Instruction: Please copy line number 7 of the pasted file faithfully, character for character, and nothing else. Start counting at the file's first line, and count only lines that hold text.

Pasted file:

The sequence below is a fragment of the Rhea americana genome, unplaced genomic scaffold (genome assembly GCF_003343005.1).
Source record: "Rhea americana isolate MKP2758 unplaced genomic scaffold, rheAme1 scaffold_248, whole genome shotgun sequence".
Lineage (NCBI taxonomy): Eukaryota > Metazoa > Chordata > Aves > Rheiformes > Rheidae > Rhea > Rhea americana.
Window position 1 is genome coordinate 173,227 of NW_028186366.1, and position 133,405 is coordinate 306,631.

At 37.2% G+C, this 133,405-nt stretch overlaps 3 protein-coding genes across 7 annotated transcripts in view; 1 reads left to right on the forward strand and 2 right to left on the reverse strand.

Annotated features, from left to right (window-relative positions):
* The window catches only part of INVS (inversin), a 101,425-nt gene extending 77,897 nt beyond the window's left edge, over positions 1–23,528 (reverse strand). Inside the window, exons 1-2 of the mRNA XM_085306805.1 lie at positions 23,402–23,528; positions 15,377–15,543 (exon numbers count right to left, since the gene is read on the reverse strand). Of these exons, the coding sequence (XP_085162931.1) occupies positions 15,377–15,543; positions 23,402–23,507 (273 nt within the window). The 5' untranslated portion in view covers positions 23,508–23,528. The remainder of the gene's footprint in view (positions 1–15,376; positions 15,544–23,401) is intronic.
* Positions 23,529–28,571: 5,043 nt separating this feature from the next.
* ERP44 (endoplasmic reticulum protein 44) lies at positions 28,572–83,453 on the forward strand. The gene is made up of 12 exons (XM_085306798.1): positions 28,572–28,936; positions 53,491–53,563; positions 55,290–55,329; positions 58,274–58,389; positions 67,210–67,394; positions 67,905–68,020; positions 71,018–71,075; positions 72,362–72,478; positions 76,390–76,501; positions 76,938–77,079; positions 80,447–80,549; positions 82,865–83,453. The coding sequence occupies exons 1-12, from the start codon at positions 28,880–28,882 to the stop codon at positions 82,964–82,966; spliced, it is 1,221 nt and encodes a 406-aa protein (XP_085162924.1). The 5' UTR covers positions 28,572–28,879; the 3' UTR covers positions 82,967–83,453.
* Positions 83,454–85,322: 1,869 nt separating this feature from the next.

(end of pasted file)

* The window catches only part of INVS (inversin), a 101,425-nt gene extending 77,897 nt beyond the window's left edge, over positions 1–23,528 (reverse strand). Inside the window, exons 1-2 of the mRNA XM_085306805.1 lie at positions 23,402–23,528; positions 15,377–15,543 (exon numbers count right to left, since the gene is read on the reverse strand). Of these exons, the coding sequence (XP_085162931.1) occupies positions 15,377–15,543; positions 23,402–23,507 (273 nt within the window). The 5' untranslated portion in view covers positions 23,508–23,528. The remainder of the gene's footprint in view (positions 1–15,376; positions 15,544–23,401) is intronic.